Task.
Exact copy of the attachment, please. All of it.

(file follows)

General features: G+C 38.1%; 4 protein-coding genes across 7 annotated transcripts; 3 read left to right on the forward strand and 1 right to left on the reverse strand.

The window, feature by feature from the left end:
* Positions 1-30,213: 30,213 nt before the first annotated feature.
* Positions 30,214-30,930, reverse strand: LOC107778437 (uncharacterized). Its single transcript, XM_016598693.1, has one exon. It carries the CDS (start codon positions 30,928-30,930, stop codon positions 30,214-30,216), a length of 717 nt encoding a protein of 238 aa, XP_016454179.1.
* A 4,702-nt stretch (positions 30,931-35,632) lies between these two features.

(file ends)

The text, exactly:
General features: G+C 38.1%; 4 protein-coding genes across 7 annotated transcripts; 3 read left to right on the forward strand and 1 right to left on the reverse strand.

The window, feature by feature from the left end:
* Positions 1-30,213: 30,213 nt before the first annotated feature.
* Positions 30,214-30,930, reverse strand: LOC107778437 (uncharacterized). Its single transcript, XM_016598693.1, has one exon. It carries the CDS (start codon positions 30,928-30,930, stop codon positions 30,214-30,216), a length of 717 nt encoding a protein of 238 aa, XP_016454179.1.
* A 4,702-nt stretch (positions 30,931-35,632) lies between these two features.